Visitor information and tourist guide for Cordoba Spain by Infocordoba


The 21st Century Has Brought Big Changes to Cordoba


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  • The 10 Biggest changes of the last decade
  • What's new for tourists

If you visited Cordoba in the 1990s and come back now, you'll notice some big changes. Cordoba has been re-paving streets with cobblestones and attractive granite slabs. The City Hall is gradually replacing 19 th -century-style street lighting and park benches with modern fixtures. Urban planners have remodeled major squares, adding new fountains and re-directing traffic. Unsightly garbage dumpsters in the historic center have been hidden below street level. Picturesque streets once crowded with parked cars and busy with traffic are now pedestrian. Kilometers of new bike lanes connect the center with outlying neighborhoods. New parks have been opened, new bridges built across the Guadalquivir and a new ring road begun.

Change in a UNESCO Universal Heritage Site is always controversial. Cordoba's a small, traditional city with the largest historic center in Europe. Cordobans are proud of their city and want to preserve its special charm and traditions. Nevertheless, citizens also want their city to be a modern, livable place; and not just a pretty postcard. Cordoba's candidacy for European Capital of Culture 2016 is based not only on its important historic legacy, but also on its place within the cultural vanguard of Europe. Cordoba is no longer the quaint provincial city it was in the 1970s and 80s.

Changes for Tourists

Cordoba has done a lot to offer tourists a better holiday. Visitors to Cordoba will find new museums, new hotels, newly opened monuments and new ways to experience monuments.


Top 10 changes of the decade: [see map]

  1. The Cathedral and former Mosque of Cordoba opens its doors in for a night-time visit starting in the autumn of 2010 called "The Soul of Cordoba" in a joint effort by the Consorcium of Tourism and the Dioses of Cordoba. The last decade has also seen the excavation of mosaics from the 5th-century Basica of San Vicente and the expansion of the Cathedral's museums.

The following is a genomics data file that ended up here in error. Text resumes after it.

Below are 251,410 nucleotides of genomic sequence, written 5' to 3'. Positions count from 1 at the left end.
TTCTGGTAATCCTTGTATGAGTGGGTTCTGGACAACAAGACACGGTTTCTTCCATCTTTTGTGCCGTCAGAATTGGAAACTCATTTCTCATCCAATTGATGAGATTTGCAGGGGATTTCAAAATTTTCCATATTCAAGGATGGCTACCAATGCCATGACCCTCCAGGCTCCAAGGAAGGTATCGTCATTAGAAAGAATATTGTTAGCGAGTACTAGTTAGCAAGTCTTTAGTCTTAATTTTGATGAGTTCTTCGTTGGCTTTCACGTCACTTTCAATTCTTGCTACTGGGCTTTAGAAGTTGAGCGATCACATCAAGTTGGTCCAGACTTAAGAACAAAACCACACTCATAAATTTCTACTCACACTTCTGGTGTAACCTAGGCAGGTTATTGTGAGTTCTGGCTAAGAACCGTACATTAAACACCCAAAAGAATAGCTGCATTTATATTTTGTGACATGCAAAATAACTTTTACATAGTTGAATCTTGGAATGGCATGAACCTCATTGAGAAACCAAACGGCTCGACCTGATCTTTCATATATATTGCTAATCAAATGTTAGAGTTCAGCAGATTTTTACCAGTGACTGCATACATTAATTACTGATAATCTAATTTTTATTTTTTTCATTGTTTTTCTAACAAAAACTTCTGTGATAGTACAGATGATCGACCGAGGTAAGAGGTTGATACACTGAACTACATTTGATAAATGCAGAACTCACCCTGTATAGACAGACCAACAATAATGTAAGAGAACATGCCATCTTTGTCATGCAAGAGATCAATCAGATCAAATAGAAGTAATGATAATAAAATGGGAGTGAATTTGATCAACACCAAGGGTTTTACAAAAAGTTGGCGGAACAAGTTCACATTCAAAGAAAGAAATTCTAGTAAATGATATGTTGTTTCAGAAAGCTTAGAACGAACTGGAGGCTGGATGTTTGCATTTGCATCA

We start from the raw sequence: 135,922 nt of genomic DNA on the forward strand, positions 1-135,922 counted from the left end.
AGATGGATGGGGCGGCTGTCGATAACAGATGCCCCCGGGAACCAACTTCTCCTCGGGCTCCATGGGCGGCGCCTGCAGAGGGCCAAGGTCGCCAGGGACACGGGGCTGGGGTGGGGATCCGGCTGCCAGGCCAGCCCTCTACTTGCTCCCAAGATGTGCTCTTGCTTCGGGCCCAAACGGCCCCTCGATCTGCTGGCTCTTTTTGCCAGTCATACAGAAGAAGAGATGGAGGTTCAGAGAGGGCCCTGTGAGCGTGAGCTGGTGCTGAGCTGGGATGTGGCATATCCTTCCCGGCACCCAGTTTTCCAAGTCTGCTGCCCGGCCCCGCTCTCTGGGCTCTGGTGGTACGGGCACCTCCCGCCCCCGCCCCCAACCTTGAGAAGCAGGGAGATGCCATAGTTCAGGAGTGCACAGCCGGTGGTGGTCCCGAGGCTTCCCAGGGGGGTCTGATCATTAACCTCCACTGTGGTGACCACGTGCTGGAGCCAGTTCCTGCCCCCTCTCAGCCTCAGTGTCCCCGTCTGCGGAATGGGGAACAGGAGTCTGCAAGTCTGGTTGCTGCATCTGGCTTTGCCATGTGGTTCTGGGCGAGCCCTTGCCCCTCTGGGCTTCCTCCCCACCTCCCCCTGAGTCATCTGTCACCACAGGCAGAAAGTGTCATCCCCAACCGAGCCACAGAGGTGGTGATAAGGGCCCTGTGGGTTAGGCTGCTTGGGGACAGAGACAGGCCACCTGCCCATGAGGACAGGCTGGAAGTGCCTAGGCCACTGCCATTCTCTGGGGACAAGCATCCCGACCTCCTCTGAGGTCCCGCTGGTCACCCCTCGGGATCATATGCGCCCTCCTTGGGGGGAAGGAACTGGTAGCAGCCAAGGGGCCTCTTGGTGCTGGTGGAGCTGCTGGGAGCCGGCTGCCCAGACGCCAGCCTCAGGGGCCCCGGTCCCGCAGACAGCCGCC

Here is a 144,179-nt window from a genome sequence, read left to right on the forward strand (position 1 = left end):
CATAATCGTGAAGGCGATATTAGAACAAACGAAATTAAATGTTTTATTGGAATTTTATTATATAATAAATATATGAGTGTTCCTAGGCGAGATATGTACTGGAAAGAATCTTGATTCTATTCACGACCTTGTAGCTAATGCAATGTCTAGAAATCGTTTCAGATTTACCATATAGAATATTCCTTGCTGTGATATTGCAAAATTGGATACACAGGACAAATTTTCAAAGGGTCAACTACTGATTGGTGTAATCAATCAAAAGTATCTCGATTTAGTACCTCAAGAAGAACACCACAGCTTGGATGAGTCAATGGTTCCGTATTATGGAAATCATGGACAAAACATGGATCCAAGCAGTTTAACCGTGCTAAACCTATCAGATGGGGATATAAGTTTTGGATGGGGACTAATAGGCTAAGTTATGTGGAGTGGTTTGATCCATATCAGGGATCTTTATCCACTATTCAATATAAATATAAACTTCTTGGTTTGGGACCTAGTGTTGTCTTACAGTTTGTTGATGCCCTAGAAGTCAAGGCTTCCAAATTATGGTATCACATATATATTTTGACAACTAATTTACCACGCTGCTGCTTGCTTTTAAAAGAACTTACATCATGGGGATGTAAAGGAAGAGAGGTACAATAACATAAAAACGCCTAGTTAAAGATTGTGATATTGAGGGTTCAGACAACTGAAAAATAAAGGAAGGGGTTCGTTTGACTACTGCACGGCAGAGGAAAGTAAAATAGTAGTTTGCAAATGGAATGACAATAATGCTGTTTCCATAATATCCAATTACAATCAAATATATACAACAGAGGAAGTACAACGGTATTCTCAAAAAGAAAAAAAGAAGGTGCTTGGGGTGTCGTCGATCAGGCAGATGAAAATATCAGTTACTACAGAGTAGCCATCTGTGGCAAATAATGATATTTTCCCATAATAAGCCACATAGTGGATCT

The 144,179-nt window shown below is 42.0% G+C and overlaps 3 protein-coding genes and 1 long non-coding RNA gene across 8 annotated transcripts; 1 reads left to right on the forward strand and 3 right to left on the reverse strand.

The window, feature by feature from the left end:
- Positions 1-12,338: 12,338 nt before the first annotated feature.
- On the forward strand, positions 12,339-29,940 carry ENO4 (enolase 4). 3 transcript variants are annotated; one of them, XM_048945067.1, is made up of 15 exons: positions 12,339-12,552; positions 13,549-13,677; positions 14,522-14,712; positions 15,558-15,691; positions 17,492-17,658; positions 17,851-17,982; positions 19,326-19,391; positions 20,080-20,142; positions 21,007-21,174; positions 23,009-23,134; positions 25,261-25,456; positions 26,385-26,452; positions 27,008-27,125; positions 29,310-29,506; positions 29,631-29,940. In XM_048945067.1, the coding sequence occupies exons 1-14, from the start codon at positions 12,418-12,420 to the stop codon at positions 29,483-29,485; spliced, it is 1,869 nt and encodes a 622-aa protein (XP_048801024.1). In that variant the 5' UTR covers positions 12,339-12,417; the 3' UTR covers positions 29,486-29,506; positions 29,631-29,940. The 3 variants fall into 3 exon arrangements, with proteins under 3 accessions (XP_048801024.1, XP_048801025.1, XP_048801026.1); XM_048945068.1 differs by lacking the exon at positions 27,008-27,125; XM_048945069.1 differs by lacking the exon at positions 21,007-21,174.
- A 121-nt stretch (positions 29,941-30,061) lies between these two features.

2. Opening of the new Medina Azahara Museum on the Medina Azaraha archeological site (7 km from centre) and the expansion of Cordoba's archeological museum.
  3. Puerta del Puente (Bridge Gate): the monumental gate undergoes complete restoration in 2007. The inside of the monument becomes a photographic exhibition and the roof is opened as a viewing point. Currently, the road from the gate to the Alcazar along the river is undergoing major work to drop the street level back to the original level of the gate and the Roman bridge. A new Cordoba Visitor Centre is to be opened next door.
  4. Restoration of San Augustín and San Lorenzo churches. Route of the "Fernandine Churches" introduced.
  5. The Roman Bridge is closed to traffic in 2004 and the arches and supports undergo much-needed restoration work. The architect removes the 19th- and early 20th-paving and re-surfaces the bridge with granite. On the south bank, the Calahorra Tower is restored along with one of Cordoba's ancient mills.
  6. The Ribera District: Major urban renovation project in the Ribera neighborhood to the east of the Mezquita. Construction of the Miraflores Bridge and Miraflores Park on the opposite bank. The Chaple of the Martyrs is restored and the Water Mill Museum is opened.
  7. San Basilio: the neighborhood well known for its traditional patios is declared a pedestrian zone. The Royal Stables (Caballerizas Reales) are restored and re-opened. Weekly equestrian shows begin in 2010.
  8. Alcázar de los Reyes Cristianos: the castle undergoes major restoration work. Towers are opened to the public. A night-time visit to the gardens is currently under proposal. The nearby Arab baths are opened to the public.
  9. The Historic centre is made a semi-pedestrian zone. The city re-paves streets from Tendillas Square to the Mezquita and around the cathedral.
  10. Remodelling of Plaza de la Corredera (2001), Cordoba's 2nd-most important Square after Plaza de las Tendillas (remodelled in '99).


On the whole, Cordoba has come a long way in recenet years while respecting its heritage and historic monuments. Visitors will find Cordoba to be a modern European city which has made every effort to tastefully combine old and new.

Click to see map in new window [see map]

Tony Reed, 3 January 2011




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